In view of the importance of the matter to small businesses and shops in rural Wales, why has there been only a five-week consultation period? Why have organisations that represent people who live in rural Wales, such as the young farmers clubs, Merched y Wawr and women's institutes, not been invited to comment? Will the Minister give an assurance that, in view of the inconsistencies in the definition of rural area, whereby areas such as Ruabon, Llanwern, and Margam are defined as rural, but areas such as Llanrug, Felinheli, and Criccieth are not—which must be wrong—he will look at the definition again and ensure that businesses such as bakeries and rural pharmacies are included in the provisions so that they have a future in rural Wales?
The original list of consultees was extensive. The hon. Gentleman will agree that, in view of all the publicity for the rural White Paper, it would be surprising if any group that wanted to put forward its opinion was not aware of the matter. Any group that has sought a copy of the document will have been provided with one by the Welsh Office.
As to the hon. Gentleman's latter point, our proposals envisage covering 519 communities—84 per cent. of the land area of Wales. In addition to the definition that we have used, which is the only accepted definition that originates from the Organisation for Economic Co-operation and Development, we propose to define a further 17 appropriate communities, which would bring in settlements such as Newcastle Emlyn, Usk and Bala. I am aware of the settlements that he mentioned, and we will consider them as part of the consultation process, but no other respondent has made a similar point.
Is my hon. Friend aware that the 50 per cent. relief scheme for shops and post offices will be widely welcomed throughout Wales, covering, as it does, 84 per cent. of the land area? Has he had the full endorsement of the Opposition parties or are they, as I suspect, about to hijack the proposal for electioneering purposes? Will he confirm that some thousands of small businesses in Wales already receive transitional relief as a result of the revaluation last year?
My right hon. Friend is absolutely right, especially about the welcome that has been given to the proposals. He is too optimistic in imagining that we will hear much about policy from the Opposition. The principal Opposition party is most nervous about giving any details about anything until it has become well-established Conservative policy. I doubt whether Plaid Cymru's policy of local income tax and extra corporation tax will sit at all well with small businesses in Wales.
When he analyses the responses to the consultation, will the Minister examine the undoubted decline in private ownership of shops in towns and villages in rural Wales? Does he recognise that, once the consultation is completed, the introduction of rate relief, especially for village post offices, is urgent, because they continue to close and villages are losing their services?
The hon. and learned Gentleman and I are of like mind about the importance and desirability of making progress on that matter. He will welcome our latest planning guidance. which is equally relevant to village shops and other rural businesses, and in which we have introduced a sequential test for local authorities when they consider out-of-town shopping developments. They should consider in-town, edge-of-town and then out-of-town developments. That is much more succinct than the extant guidance.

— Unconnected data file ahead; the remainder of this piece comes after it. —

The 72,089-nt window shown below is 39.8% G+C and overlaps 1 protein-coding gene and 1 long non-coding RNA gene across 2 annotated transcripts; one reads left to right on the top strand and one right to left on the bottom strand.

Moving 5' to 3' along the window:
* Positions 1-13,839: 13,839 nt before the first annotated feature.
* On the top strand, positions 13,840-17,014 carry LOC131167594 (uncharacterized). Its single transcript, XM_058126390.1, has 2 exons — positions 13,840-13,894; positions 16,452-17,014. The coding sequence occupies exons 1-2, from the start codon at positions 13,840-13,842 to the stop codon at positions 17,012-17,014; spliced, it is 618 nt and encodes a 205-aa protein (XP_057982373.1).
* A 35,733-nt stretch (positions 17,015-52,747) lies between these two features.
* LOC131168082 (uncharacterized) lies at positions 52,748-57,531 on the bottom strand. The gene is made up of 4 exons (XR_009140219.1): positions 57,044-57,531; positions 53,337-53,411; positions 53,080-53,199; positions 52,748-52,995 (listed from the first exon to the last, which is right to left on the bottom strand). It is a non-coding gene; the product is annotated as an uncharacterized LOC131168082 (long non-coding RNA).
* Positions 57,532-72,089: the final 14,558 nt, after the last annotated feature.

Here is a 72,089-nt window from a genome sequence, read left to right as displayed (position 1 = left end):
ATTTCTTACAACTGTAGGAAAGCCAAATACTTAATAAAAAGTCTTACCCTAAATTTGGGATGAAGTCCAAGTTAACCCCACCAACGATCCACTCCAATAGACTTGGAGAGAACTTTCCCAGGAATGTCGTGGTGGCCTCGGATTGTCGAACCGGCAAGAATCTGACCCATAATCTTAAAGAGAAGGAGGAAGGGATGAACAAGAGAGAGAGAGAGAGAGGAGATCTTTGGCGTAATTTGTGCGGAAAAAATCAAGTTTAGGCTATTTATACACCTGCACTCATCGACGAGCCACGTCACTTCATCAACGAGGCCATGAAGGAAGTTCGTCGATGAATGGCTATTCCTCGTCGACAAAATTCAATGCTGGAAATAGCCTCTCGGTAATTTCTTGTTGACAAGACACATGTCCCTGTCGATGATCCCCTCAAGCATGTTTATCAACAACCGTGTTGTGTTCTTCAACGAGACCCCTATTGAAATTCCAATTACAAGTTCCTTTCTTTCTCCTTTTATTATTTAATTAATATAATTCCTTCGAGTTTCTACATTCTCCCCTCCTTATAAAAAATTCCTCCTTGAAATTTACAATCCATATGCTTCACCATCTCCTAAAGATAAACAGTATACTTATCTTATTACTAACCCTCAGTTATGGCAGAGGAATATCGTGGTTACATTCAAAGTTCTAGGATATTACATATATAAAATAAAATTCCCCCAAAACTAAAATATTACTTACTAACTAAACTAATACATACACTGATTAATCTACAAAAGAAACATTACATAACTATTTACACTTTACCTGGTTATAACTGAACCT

I could not agree more with my hon. Friend. He makes that point most appropriately. Small businesses in Wales are worried, as are the people whom they employ. They know that the Opposition's policy of a minimum wage and the social chapter could increase unemployment in Wales by between 40,000 and 80,000, which, at the top end, would almost double unemployment in Wales.
Perhaps the Minister should concentrate on the present and leave the future to us. Why is he answering this question when, last week, the Welsh Office put out a press release that said that all rural affairs were being pulled into one portfolio and that the Minister responsible would be the hon. Member for Brecon and Radnor (Mr. Evans)? Perhaps that is another unforced reorganisation in the Welsh Office. On rural affairs, does he share our concern about reports such as that by Peter Midmore of Aberystwyth university that the immediate, direct cost of bovine spongiform encephalopathy to the rural economy would be the loss of 1,000 jobs and £80 million of production? We want an urgent debate on the crisis and, in particular, an opportunity to examine the Government's response to it. Why is the Welsh Office so reluctant to give in to our calls for a meeting of the Welsh Grand Committee? Do the Government not understand the seriousness of the situation in rural Wales or are they running away for fear of answering for their policies?
I am amazed at the hon. Gentleman's claims. I am answering the question under the basic premise of my day-to-day responsibility, under the Secretary of State, for local government financial matters.
As for the hon. Gentleman's second question, I do not have the study that he mentions before me, but I certainly share his concern about the scale of the problem, which is betokened by the fact that the Government have already committed more than £1 billion to respond to the problems faced by our farmers and everyone else involved. The hon. Gentleman asked about the Welsh Grand Committee. There is certainly no reluctance on the part of the Government to have a meeting on the subject that he mentions—or on any other subject—but what we find difficult to understand is why Labour Front-Bench spokesmen are trying to eliminate the rights of Back Benchers at such a meeting of the Welsh Grand Committee.